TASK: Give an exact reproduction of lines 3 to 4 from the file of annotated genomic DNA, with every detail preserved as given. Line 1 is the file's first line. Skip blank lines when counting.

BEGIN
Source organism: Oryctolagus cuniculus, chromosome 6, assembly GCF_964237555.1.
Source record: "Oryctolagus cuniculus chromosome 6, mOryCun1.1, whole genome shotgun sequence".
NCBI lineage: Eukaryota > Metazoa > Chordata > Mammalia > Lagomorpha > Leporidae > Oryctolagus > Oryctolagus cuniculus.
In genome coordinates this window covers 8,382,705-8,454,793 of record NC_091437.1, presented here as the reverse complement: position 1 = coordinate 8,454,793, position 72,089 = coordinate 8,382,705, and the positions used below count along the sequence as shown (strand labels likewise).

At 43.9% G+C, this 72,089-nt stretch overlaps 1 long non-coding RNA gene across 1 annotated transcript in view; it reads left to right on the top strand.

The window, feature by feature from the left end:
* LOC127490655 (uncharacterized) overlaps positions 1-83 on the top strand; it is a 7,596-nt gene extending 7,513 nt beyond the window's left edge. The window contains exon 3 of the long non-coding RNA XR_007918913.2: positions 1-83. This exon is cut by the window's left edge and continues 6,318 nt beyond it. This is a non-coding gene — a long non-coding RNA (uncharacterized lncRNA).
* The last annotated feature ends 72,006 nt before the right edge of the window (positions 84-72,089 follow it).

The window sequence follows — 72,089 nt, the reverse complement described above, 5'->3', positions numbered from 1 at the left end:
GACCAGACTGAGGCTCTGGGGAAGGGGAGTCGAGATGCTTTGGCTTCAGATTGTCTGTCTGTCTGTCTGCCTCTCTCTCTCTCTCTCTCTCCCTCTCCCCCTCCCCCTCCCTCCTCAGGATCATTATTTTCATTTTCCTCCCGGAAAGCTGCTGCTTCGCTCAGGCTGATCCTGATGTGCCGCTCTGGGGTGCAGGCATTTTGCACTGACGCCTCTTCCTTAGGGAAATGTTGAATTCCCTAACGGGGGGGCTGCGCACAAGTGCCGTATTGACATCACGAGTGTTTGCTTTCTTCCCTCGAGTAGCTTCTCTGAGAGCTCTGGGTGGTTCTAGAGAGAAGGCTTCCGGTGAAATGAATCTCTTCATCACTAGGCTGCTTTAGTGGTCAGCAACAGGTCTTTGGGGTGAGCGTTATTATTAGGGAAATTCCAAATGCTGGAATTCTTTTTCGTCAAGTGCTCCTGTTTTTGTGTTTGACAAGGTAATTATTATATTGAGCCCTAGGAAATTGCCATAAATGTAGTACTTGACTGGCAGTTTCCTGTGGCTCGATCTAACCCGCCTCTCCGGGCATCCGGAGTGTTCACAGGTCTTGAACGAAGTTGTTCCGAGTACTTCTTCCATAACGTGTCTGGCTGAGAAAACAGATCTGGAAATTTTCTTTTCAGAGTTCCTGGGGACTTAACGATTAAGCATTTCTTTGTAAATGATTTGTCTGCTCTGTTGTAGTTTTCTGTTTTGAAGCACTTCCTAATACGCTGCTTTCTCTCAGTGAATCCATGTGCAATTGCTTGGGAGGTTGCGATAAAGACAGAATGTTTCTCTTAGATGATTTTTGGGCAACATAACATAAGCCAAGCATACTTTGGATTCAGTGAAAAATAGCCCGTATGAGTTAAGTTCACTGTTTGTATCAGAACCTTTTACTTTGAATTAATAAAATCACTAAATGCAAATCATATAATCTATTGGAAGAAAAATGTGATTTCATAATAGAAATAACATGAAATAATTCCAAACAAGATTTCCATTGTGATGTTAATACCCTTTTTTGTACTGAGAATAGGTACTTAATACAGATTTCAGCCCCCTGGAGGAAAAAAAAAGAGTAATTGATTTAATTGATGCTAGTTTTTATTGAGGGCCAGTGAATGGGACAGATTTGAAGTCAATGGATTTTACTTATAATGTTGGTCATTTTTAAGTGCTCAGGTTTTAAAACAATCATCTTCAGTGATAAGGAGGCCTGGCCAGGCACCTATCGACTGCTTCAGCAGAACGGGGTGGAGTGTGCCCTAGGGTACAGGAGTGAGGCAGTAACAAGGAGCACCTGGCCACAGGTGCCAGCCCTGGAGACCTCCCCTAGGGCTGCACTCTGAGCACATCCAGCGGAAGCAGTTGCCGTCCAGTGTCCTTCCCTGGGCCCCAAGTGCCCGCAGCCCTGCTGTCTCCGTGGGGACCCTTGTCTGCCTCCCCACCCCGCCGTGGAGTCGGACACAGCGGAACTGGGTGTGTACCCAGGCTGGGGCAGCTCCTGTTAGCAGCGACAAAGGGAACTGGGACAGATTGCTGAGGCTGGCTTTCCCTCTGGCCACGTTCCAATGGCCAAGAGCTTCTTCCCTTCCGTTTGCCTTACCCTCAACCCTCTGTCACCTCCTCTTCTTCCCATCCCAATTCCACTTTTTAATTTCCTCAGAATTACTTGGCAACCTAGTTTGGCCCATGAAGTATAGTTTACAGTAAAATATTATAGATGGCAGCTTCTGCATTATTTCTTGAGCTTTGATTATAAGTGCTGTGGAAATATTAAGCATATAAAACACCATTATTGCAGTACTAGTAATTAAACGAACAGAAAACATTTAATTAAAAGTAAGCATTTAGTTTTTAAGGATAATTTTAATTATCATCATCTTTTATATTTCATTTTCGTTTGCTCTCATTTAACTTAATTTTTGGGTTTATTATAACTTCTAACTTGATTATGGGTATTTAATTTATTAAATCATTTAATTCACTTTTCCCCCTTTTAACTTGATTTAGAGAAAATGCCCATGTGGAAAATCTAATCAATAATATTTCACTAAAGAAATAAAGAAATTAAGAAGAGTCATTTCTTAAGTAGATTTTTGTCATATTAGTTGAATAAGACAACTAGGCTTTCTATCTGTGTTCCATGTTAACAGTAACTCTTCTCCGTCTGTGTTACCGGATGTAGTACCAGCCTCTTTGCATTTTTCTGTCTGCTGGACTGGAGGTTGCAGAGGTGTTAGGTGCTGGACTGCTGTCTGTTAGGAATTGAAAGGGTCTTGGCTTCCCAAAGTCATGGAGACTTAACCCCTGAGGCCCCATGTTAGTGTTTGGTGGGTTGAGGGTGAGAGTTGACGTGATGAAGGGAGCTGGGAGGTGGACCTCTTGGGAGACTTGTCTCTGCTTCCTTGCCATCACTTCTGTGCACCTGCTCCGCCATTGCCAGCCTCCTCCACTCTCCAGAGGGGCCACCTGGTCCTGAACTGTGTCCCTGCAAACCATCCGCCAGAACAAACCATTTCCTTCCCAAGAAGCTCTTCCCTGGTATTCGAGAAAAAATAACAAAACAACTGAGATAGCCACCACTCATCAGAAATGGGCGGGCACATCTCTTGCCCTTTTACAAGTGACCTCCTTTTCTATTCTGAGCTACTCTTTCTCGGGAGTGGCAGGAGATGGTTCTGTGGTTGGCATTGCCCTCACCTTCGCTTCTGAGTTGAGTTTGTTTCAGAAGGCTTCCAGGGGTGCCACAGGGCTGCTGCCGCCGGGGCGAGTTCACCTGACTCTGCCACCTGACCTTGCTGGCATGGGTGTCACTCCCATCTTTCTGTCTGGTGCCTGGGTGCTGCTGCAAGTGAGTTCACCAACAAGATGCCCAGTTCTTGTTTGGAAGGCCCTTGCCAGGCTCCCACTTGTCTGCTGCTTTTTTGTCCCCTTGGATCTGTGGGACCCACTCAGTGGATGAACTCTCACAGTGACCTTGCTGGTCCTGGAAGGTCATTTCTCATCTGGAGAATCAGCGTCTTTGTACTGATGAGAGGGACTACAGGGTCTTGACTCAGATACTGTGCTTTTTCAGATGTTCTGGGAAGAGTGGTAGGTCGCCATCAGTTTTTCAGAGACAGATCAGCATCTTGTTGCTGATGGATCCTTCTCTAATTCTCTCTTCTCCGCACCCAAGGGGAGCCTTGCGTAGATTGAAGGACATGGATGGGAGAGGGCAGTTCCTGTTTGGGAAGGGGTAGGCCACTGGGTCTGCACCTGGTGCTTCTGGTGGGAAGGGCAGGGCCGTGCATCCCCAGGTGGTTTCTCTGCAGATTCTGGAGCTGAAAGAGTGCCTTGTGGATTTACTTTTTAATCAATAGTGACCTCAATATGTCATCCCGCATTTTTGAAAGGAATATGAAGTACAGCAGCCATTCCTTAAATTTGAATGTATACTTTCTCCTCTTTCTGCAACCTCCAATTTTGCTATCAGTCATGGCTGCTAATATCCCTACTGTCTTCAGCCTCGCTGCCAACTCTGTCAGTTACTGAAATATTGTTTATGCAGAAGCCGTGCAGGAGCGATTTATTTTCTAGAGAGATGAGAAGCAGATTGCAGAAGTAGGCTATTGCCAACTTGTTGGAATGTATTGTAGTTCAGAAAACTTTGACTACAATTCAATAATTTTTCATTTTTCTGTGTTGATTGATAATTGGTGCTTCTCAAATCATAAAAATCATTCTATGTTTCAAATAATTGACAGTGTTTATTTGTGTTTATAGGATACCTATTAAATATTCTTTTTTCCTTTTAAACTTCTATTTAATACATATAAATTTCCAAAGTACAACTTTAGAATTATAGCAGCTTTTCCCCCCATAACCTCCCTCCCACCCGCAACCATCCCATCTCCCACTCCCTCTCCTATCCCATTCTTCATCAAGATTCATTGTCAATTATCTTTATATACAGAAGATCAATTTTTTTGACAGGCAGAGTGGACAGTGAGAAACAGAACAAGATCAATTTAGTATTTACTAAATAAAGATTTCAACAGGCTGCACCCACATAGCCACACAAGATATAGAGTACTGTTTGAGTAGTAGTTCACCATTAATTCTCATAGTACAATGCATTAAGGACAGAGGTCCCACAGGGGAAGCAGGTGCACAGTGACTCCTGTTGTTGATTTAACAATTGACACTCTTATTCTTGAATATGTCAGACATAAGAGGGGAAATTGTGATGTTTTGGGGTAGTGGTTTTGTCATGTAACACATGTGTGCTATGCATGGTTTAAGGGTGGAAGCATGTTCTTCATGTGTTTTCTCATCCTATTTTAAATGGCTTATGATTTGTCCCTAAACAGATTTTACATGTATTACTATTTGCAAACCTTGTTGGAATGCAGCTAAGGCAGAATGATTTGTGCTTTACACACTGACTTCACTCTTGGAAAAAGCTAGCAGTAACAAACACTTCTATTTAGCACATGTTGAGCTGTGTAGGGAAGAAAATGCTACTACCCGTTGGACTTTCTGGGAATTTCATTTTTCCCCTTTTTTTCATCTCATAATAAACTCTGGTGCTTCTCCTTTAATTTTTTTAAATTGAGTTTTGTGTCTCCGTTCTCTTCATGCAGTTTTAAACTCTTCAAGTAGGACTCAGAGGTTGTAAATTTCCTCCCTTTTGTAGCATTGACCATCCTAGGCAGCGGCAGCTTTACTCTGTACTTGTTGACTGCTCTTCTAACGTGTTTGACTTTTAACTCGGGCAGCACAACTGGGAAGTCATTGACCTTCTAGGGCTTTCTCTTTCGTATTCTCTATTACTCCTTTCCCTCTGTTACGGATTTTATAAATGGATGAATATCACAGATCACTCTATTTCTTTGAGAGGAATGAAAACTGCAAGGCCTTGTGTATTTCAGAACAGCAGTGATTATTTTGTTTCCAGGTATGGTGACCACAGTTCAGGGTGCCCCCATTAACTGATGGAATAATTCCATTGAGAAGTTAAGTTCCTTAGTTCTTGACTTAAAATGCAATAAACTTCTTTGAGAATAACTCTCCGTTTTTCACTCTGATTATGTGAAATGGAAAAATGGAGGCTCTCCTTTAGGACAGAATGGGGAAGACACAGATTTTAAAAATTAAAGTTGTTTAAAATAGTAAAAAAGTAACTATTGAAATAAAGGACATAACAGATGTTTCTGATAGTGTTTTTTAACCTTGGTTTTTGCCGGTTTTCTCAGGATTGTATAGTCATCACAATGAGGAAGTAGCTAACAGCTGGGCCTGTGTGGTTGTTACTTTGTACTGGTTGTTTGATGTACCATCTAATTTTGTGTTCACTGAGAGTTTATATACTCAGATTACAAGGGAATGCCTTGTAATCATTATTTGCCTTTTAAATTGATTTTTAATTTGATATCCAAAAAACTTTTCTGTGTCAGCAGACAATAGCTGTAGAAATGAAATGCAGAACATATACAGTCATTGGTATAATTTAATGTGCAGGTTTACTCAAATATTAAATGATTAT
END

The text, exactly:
NCBI lineage: Eukaryota > Metazoa > Chordata > Mammalia > Lagomorpha > Leporidae > Oryctolagus > Oryctolagus cuniculus.
In genome coordinates this window covers 8,382,705-8,454,793 of record NC_091437.1, presented here as the reverse complement: position 1 = coordinate 8,454,793, position 72,089 = coordinate 8,382,705, and the positions used below count along the sequence as shown (strand labels likewise).